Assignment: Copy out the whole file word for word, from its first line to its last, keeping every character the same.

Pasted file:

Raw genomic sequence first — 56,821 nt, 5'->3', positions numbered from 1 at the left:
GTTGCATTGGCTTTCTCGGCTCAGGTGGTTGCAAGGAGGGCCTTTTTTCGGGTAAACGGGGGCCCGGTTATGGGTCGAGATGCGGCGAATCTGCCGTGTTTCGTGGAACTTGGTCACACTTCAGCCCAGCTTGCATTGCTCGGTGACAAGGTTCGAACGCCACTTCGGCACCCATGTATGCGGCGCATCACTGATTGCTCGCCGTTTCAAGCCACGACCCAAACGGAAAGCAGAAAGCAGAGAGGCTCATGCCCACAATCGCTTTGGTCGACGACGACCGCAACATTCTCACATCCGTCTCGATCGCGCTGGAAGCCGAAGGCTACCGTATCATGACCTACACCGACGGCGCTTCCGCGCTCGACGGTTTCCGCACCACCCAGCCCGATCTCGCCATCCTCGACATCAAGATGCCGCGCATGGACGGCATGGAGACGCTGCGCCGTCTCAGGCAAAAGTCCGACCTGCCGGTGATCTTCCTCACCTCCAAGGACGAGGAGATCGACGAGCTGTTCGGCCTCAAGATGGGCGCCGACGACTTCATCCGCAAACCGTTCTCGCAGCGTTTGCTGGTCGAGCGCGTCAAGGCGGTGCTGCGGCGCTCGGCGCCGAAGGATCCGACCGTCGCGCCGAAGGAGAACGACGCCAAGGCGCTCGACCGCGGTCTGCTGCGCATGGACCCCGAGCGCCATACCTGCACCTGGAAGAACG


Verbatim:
Raw genomic sequence first — 56,821 nt, 5'->3', positions numbered from 1 at the left:
GTTGCATTGGCTTTCTCGGCTCAGGTGGTTGCAAGGAGGGCCTTTTTTCGGGTAAACGGGGGCCCGGTTATGGGTCGAGATGCGGCGAATCTGCCGTGTTTCGTGGAACTTGGTCACACTTCAGCCCAGCTTGCATTGCTCGGTGACAAGGTTCGAACGCCACTTCGGCACCCATGTATGCGGCGCATCACTGATTGCTCGCCGTTTCAAGCCACGACCCAAACGGAAAGCAGAAAGCAGAGAGGCTCATGCCCACAATCGCTTTGGTCGACGACGACCGCAACATTCTCACATCCGTCTCGATCGCGCTGGAAGCCGAAGGCTACCGTATCATGACCTACACCGACGGCGCTTCCGCGCTCGACGGTTTCCGCACCACCCAGCCCGATCTCGCCATCCTCGACATCAAGATGCCGCGCATGGACGGCATGGAGACGCTGCGCCGTCTCAGGCAAAAGTCCGACCTGCCGGTGATCTTCCTCACCTCCAAGGACGAGGAGATCGACGAGCTGTTCGGCCTCAAGATGGGCGCCGACGACTTCATCCGCAAACCGTTCTCGCAGCGTTTGCTGGTCGAGCGCGTCAAGGCGGTGCTGCGGCGCTCGGCGCCGAAGGATCCGACCGTCGCGCCGAAGGAGAACGACGCCAAGGCGCTCGACCGCGGTCTGCTGCGCATGGACCCCGAGCGCCATACCTGCACCTGGAAGAACG